The Vlauns’ regular visits to Otisfield convinced them they wanted to move to Maine full time, and so they did, bringing freelance work with them, including the catalog and website design for organic seed retailer Seeds of Change. They created a small farm and ran a CSA from it. The more rooted they became in the greater Norway community, the more they wanted to implement change in this former town built on mills and shoe factories. The Center of Ecology-Based Economy was born, with a mission statement “to engage the community in developing practical, ecological solutions to perennial needs.” The Vlauns, along with a fleet of other innovators in this tight-knit community, want to help Norway wean itself off fossil fuels and become as self-sustaining as possible.

It’s already happening. There’s a charging station downtown for electric vehicles. South Paris, which is immediately adjacent to Norway, became home to Maine’s first “community solar” project this spring, an array erected on the roof of a former chicken barn and co-owned by nine Mainers. It’s also the site of the Paris Autobarn, where green auto repairs are performed in a building rigged with solar panels.

In Norway, where the old opera house is undergoing a meticulous restoration by the town, there’s talk of putting solar on the roof. Another possibility? Harnessing Pennesseewassee Stream, which runs through town, to supply the Opera House with hydropower.

Among the projects the Vlauns’ center has under way already is a creating a “food forest,” with everything from hazelnut trees to Nanking cherries and apricots, funded in part by a 2014 Maine Local Foods Grant from Harvard Pilgrim Health Care and MaineToday Media, the Maine Sunday Telegram’s parent company. It is being planted now in the back half of the already flourishing Alan Day Community Garden, where Scott Vlaun can be found regularly leading a yoga and gardening class (weeding doesn’t have to be back-breaking).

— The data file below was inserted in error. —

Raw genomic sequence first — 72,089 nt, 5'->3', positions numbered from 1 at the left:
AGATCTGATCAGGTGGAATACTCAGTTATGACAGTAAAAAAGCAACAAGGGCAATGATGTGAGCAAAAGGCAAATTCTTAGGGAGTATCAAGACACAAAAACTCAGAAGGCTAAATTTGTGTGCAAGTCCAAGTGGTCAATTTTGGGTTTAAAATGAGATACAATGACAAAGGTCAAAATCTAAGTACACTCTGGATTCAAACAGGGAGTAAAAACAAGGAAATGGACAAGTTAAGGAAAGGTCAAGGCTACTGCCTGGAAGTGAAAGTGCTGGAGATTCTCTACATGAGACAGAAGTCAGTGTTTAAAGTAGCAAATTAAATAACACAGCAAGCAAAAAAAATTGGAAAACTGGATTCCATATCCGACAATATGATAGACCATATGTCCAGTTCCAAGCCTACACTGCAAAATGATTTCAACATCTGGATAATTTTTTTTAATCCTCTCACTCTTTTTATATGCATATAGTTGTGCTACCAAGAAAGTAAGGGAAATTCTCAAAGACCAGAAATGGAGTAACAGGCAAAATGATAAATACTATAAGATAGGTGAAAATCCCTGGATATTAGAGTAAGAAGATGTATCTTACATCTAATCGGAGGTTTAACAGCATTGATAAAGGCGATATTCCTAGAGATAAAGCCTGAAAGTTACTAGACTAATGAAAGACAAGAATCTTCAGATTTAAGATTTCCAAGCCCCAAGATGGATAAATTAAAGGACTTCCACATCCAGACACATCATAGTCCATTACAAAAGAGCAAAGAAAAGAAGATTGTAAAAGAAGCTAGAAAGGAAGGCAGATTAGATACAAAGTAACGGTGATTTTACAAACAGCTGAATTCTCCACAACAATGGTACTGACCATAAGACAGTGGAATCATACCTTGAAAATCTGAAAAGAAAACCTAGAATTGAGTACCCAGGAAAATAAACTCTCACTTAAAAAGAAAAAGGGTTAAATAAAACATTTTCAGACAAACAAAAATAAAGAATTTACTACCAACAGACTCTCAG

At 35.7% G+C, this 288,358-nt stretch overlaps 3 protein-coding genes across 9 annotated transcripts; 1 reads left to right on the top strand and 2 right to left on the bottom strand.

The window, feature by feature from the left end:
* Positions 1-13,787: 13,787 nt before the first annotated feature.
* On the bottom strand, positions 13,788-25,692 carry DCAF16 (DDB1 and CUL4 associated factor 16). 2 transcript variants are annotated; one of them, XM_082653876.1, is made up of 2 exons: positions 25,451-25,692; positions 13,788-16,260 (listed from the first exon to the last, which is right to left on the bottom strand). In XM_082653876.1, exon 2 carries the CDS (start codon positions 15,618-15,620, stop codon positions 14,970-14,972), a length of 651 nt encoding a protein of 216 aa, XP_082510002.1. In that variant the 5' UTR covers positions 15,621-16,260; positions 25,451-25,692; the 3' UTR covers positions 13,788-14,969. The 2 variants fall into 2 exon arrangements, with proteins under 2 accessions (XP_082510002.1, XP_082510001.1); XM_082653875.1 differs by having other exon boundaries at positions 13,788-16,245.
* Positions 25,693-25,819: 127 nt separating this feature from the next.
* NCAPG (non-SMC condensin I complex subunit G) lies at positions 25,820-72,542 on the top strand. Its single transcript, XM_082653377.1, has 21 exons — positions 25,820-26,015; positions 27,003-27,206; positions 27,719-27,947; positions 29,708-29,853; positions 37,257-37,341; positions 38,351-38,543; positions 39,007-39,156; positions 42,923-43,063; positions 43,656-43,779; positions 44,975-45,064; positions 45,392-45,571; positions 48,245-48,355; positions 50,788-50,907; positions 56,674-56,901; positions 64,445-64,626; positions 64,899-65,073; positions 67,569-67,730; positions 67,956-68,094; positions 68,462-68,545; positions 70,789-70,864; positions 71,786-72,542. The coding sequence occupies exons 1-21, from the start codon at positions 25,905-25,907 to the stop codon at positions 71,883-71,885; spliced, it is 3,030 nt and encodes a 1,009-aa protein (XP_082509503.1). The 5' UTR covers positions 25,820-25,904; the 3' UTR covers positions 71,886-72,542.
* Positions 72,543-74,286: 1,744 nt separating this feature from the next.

The community gardens, a block from the center’s office, include plots for about 20 gardeners and also plots for a CSA. The land had been a storage area for the C.B. Cummings & Sons dowel mill, one of Norway’s most enduring companies. The mill had been open 142 years when it closed in 2002, citing competition from foreign markets. The lot is an astonishingly lush 3 acres, donated by the daughters of Alan Day, who had a house that backed on to it. Day, too, was an active advocate for sustainability. “He bought it with an inkling of doing something with it,” Vlaun said. But after his death from a fast-moving cancer, Day’s daughters made a gift of it to the town.

Vlaun’s tractor sat in the middle of the garden recently. He had brought it over to move manure around for the food forest and some new beds. Thanks to volunteers, the garden has electric plug-ins (sometimes it’s the site of live music) that run off solar, as well as an ingenious watering station that pumps well water via solar power. “It only pumps when the sun is shining,” Vlaun said.